Network Working Group R. Housley Request for Comments: 2585 SPYRUS Category: Standards Track P. Hoffman IMC May 1999 Internet X.509 Public Key Infrastructure Operational Protocols: FTP and HTTP Status of this Memo This document specifies an Internet standards track protocol for the Internet community, and requests discussion and suggestions for improvements. Please refer to the current edition of the "Internet Official Protocol Standards" (STD 1) for the standardization state and status of this protocol. Distribution of this memo is unlimited. Copyright Notice Copyright (C) The Internet Society (1999). All Rights Reserved.
AbstractThe protocol conventions described in this document satisfy some of the operational requirements of the Internet Public Key Infrastructure (PKI). This document specifies the conventions for using the File Transfer Protocol (FTP) and the Hypertext Transfer Protocol (HTTP) to obtain certificates and certificate revocation lists (CRLs) from PKI repositories. Additional mechanisms addressing PKIX operational requirements are specified in separate documents.
Repository: a system or collection of distributed systems that store certificates and CRLs and serves as a means of distributing these certificates and CRLs to end entities. RFC 959 and the Hypertext Transfer Protocol (HTTP) defined in RFC 2068 offer alternate methods for certificate and CRL distribution. End entities and CAs may retrieve certificates and CRLs from the repository using FTP or HTTP. End entities may publish their own certificate in the repository using FTP or HTTP, and RAs and CAs may publish certificates and CRLs in the repository using FTP or HTTP.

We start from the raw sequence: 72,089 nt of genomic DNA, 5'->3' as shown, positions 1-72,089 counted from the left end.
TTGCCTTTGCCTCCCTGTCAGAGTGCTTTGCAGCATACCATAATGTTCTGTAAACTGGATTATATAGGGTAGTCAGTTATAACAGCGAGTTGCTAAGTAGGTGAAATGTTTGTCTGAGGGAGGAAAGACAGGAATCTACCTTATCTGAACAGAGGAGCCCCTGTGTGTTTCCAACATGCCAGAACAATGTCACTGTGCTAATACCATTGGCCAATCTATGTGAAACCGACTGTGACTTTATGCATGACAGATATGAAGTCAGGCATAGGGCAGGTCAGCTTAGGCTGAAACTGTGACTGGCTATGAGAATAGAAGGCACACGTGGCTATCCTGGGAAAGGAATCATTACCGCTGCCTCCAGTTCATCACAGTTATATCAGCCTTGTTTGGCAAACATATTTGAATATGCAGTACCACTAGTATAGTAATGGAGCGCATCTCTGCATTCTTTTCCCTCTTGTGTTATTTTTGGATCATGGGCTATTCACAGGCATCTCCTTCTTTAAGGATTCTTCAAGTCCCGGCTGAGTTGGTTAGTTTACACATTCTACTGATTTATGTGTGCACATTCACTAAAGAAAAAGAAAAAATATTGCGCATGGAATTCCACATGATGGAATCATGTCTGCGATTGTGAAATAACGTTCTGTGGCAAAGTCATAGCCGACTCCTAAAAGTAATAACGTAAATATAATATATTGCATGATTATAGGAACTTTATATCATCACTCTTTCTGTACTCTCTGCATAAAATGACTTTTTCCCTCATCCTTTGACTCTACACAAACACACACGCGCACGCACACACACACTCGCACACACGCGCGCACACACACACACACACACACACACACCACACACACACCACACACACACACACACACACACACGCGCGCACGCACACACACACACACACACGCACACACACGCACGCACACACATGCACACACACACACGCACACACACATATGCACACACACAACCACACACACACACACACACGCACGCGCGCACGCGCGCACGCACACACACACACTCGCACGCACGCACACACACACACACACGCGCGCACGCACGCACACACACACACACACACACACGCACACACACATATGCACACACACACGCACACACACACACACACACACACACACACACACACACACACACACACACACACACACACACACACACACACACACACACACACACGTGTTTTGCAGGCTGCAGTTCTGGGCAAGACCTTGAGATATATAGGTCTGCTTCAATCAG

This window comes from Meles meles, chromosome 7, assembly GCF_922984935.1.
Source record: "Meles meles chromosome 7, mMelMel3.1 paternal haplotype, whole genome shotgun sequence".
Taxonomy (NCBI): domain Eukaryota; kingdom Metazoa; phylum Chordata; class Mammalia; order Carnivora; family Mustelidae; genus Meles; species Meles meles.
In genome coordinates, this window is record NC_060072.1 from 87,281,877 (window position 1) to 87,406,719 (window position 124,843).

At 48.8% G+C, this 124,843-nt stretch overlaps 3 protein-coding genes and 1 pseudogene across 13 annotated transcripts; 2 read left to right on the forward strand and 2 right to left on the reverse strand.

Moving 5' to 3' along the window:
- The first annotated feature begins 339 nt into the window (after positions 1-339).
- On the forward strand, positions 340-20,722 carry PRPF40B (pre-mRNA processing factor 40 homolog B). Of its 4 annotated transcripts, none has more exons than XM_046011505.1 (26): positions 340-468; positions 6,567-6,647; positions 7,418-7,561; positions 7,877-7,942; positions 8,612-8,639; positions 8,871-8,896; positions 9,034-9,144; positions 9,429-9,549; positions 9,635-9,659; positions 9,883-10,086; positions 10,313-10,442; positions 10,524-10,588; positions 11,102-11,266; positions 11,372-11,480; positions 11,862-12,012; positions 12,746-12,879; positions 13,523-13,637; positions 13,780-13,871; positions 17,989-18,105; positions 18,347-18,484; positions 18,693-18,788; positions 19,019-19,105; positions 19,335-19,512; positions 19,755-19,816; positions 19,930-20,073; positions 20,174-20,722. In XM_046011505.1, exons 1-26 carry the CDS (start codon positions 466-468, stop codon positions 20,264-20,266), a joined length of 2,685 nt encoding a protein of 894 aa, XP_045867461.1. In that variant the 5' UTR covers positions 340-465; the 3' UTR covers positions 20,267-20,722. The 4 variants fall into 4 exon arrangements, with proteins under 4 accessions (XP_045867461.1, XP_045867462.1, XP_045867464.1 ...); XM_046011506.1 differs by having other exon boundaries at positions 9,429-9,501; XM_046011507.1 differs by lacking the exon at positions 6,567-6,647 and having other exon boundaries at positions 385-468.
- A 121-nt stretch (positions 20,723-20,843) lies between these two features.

For convenience, the names of files that contain certificates should have a suffix of ".cer". Each ".cer" file contains exactly one certificate, encoded in DER format. Likewise, the names of files that contain CRLs should have a suffix of ".crl". Each ".crl" file contains exactly one CRL, encoded in DER format.
Optional parameters: version (default value is "1") Encoding considerations: will be none for 8-bit transports and most likely Base64 for SMTP or other 7-bit transports Security considerations: Carries a cryptographic certificate revocation list Interoperability considerations: None Published specification: draft-ietf-pkix-ipki-part1 Applications which use this media type: Any MIME-complaint transport Additional information: Magic number(s): None File extension(s): .CRL Macintosh File Type Code(s): none Person & email address to contact for further information: Russ Housley <email@example.com> Intended usage: COMMON Author/Change controller: Russ Housley <firstname.lastname@example.org> [RFC 959] Postel, J. and J. Reynolds, "File Transfer Protocol (FTP)", STD 5, RFC 959, October 1985. [RFC 1738] Berners-Lee, T., Masinter, L. and M. McCahill, "Uniform Resource Locators (URL)", RFC 1738, December 1994. [RFC 2068] Fielding, R., Gettys, J., Mogul, J., Frystyk, H. and T. Berners-Lee; "Hypertext Transfer Protocol -- HTTP/1.1", RFC 2068, January 1997.
HTTP caching proxies are common on the Internet, and some proxies do not check for the latest version of an object correctly. If an HTTP request for a certificate or CRL goes through a misconfigured or otherwise broken proxy, the proxy may return an out-of-date response. Operators of FTP sites and World Wide Web servers should authenticate end entities who publish certificates as well as CAs and RAs who publish certificates and CRLs. However, authentication is not necessary to retrieve certificates and CRLs.
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